April is Architecture Month, so we’re taking a look at Brutalism – the style that you either love or hate that dominated much of D.C.’s imagination in the 1960’s and 70’s.
Even if you are not a fan (many of us are!), here are some things about the buildings to appreciate:
Many Brutalist buildings are structured so that there are interesting layered views and perspectives.
Brutalist buildings have windows that are a perfection of symmetry.
Every detail in a Brutalist building is designed to complement the starkness and functionality of the whole.
At night, Brutalist buildings have a wonderful ominous look.
And of course there’s Metro, where the concrete and Brutalist lines extend everywhere.
List of Brutalist buildings
There are a lot of Brutalist buildings in D.C. and varying opinions on which are the best and the worst. Here’s a good sample of the range of Brutalist buildings:
Architect: Gordon Bunshaft
Hubert H. Humphrey Building
200 Independence Avenue, SW
Architect: Marcel Breuer
The Farragut Building
900 17th St NW
The Robert S. Strauss Building
1333 New Hampshire Avenue
1901 D St. SE
National Presbyterian Church
4101 Nebraska Avenue NW
Architect: Harold E. Wagoner
Wah Luck Apartment Building
800 6th St. NW
Architect: Alfred H. Liu
Completed 1982, in less than a month, built out of pre-fab components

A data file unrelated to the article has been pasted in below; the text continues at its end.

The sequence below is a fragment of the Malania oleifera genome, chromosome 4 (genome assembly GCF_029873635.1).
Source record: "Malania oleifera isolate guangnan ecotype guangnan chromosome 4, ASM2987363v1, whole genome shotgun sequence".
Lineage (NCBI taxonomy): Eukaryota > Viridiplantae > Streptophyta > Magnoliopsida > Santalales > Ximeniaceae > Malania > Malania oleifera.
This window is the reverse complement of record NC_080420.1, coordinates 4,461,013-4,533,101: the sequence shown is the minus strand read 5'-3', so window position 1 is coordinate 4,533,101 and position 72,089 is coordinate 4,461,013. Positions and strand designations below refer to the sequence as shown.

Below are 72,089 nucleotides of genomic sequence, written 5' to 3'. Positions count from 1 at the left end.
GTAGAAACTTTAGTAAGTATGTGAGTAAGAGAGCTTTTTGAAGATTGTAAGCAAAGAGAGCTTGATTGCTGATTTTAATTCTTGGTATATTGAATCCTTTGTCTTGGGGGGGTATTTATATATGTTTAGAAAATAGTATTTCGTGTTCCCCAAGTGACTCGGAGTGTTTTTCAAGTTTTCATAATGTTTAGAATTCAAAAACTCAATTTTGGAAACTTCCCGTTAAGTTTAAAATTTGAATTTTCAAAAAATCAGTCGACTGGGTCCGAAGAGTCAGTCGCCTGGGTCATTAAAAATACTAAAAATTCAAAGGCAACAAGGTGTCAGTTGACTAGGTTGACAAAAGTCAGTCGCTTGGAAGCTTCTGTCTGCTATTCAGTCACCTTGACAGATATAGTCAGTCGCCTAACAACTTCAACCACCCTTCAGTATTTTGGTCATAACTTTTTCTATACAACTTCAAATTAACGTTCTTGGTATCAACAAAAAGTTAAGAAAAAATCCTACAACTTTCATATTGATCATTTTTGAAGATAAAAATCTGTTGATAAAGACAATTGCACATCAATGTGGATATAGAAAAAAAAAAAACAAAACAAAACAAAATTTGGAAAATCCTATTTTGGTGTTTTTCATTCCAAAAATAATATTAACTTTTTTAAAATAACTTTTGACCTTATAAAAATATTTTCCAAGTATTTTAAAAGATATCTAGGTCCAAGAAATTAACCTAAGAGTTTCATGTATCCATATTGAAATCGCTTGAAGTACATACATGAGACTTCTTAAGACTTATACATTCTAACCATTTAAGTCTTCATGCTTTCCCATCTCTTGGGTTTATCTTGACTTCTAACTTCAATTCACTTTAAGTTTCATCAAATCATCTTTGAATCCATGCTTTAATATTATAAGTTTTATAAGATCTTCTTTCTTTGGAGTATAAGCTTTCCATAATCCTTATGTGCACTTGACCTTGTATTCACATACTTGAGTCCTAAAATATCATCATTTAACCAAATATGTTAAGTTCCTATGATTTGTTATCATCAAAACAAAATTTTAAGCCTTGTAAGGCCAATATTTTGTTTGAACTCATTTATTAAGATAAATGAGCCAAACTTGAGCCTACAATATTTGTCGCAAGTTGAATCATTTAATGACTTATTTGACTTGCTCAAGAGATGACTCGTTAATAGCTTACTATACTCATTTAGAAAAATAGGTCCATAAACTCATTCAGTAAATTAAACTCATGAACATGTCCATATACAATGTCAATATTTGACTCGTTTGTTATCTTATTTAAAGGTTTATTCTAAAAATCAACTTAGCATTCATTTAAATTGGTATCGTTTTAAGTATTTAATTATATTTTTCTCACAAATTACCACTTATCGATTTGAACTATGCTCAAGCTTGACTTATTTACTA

Johns Hopkins School of Advance Studies
1740 Massachusetts Avenue
2650 Wisconsin Avenue
Architect: Michael Posokhin
DCFC Engine 2 Rescue 1
500 F St. NW
1919 Connecticut Avenue
Architect: William B. Tabler, Sr.
U.S. Office of Personnel Management
1900 E St NW
Architects: Hellmuth, Obata & Kassabaum and Loebl, Schlussmann & Bennett
J. Edgar Hoover Building
935 Pennsylvania Avenue
Architect: Charles F. Murphy
6th and M. St. SW
Architect: Harry Weese
Virginia and New Hampshire Avenue
Architect: Luigi Moretti
Initial construction 1969-1976
Primary architect: Harry Weese
Consumer Financial Protection Bureau
1700 G St. NW
Gelman Library at George Washington University
2130 H St. NW
Architect: Mills, Petticord & Mills
L’Enfant Plaza complex
Overall design created by I.M.Pei & Partners
L’Enfant Plaza South Building
490 L’Enfant Plaza SW
Architect: Araldo Cossutta, at I.M. Pei
Forrestal Building/Department of Energy
1000 Independence Avenue SW
Architect: Curtis and Davis
Health and Human Services
200 Independence Avenue, S.W.
Architect: Marcel Breuer and Associates
Housing and Urban Development
451 7th St. SW
Architect: Marcel Breuer and Associate
Completely agree – not being a DC regular, I would never have appreciated the design or the resultant architectural gems that exist within these buildings…
Instead, as a tourist driving through the area (not walking much, except in the heart of the mall, for example) we could never have appreciated the stairs, pathways, views…
now with more time and not carrying toddlers or adolescents, we will look again!
Thanks for reading the article, and hope you enjoy seeing more Brutalism!
Any idea where the name “Brutalism” came from?
The term Brutalism was coined by a British architecture critic, referencing the term “beton brut” (meaning raw concrete in French), which characterized the work of Le Corbusier. It was not meant favorably.
Thanks! I’d always wondered…
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